What states come to mind when you think corn, wheat and soybeans? Any list probably would include the Dakotas, Iowa, Nebraska and Kansas.
It so happens that those five states also reported the nation’s lowest unemployment rates at the end of 2009. And that’s no coincidence. While construction and manufacturing companies plunged into the Great Recession, crop farmers enjoyed high prices and bumper yields.
And they spread enough of their bounty at the local grain elevators, hardware stores and gas stations to help hold unemployment to less than half the levels suffered in states that were hit by auto-industry retrenchment and the burst of the housing bubble.
With its diverse economy, Minnesota fared better than the nation as a whole throughout much of 2009. At year’s end, its unemployment rate was 7.4 percent, the 13th lowest in the nation, according to new data from the U.S. Bureau of Labor Statistics.
To look at the county breakdown for Minnesota (below) is to believe that agriculture helped keep the state’s jobless rate from spiking higher. The rate was 5 percent or lower for most counties along the state’s western border — where crop farming is an economic mainstay — during November, the most recent month for which county rates are available.
Source: Department of Employment and Economic Development
Spurring jobs off the farm
It’s not that farmers hire many workers. Standard employment statistics the government reports from month to month are measures of the nonfarm labor market. But farmers do buy billions of dollars worth of goods each year. They also spur jobs for the people who haul, store and process their grain and soybeans.
Looking ahead, economists at the Federal Reserve Bank of Minneapolis predicted that agriculture will aid recovery in their six-state region this year along with gains in manufacturing, a modest improvement in consumer spending and improved conditions in the residential real-estate market. Those sectors will have to work against a drag coming from slow construction and stubbornly weak labor markets, said the analysis from economists Rob Grunewald and Tobias Madden.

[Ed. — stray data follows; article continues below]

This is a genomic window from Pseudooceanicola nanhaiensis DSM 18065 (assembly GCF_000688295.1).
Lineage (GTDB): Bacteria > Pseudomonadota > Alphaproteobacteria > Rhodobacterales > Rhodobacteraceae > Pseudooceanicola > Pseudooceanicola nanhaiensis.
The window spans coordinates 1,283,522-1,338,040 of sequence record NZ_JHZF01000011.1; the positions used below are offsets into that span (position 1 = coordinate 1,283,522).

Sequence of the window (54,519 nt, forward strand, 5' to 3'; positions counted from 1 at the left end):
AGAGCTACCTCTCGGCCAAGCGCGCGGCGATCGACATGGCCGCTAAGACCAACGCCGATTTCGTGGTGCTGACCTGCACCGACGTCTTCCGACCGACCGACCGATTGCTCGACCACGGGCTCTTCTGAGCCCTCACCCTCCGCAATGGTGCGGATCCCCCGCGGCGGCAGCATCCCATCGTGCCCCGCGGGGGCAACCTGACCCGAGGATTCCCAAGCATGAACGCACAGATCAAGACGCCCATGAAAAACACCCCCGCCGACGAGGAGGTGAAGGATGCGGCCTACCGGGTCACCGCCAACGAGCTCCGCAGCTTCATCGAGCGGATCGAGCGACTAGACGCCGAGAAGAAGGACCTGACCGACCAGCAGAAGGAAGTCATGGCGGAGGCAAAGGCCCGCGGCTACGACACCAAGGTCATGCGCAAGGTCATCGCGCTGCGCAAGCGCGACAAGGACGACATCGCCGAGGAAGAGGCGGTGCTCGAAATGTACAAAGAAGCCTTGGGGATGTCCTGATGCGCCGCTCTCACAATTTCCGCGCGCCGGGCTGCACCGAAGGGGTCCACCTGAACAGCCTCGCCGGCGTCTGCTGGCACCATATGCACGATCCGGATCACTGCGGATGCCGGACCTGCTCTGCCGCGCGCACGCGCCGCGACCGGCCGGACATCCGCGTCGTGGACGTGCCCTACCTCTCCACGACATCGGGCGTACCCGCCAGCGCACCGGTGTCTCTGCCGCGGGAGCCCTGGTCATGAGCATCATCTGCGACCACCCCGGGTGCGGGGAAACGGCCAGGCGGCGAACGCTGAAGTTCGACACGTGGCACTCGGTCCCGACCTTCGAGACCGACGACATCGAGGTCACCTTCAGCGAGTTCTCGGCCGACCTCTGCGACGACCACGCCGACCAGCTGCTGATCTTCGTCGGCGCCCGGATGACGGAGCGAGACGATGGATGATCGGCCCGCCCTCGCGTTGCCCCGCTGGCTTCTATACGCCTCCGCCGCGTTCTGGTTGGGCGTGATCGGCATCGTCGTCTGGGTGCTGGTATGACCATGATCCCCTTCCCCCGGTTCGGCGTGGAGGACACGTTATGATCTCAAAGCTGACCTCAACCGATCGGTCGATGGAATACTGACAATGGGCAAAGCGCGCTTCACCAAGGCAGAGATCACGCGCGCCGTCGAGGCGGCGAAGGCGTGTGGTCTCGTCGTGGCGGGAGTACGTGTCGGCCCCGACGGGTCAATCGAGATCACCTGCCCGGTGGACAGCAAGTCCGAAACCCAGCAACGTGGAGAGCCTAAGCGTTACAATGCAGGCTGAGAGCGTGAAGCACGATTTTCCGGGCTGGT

The picture was not evenly bright last year for all farmers, though. Those who serve up meat, milk and other animal products were squeezed between lower prices for what they sold and higher prices for everything from feed to fuel. Their lot should improve next year because prices for cattle, hogs and dairy are rebounding while their high feed costs should ease, the economists at the Federal Reserve said.
No bubble, no burst
There were other reasons Midwestern farm states didn’t feel as much pain as the rest of the nation. Economists and extension agents told me throughout last year that most farm towns hadn’t seen a housing bubble and therefore didn’t feel any burst.
Northwestern Minnesota’s economy certainly felt the recession, but it “was fairly insulated from the woes in the metro area such as the crash of the building boom,” said Art Nash Jr. of the University of Minnesota Extension Service in Crookston.
Further south in Minnesota’s farm country, Kurt Thompson — who works out of Montevideo as loan officer for the Southwest Initiative Foundation — said “we just did not see huge increases in our housing values over the past six to seven years like the Twin Cities and the regional centers.”
Nationwide, blame auto, construction — even gambling
Of course, agriculture alone doesn’t fully explain the reasons workers in so many states still can’t find jobs. Michigan’s woes need no explanation beyond the shrunken auto industry. Nevada had bet too big on construction; and it lost in its casinos, too, when an epidemic of austerity infected the rest of the country. California is one of the nation’s leading farm states. But even that agricultural powerhouse was no match for the big bang of California’s housing bubble.
Sharon Schmickle covers a variety of subjects for MinnPost, including science, foreign affairs and Greater Minnesota.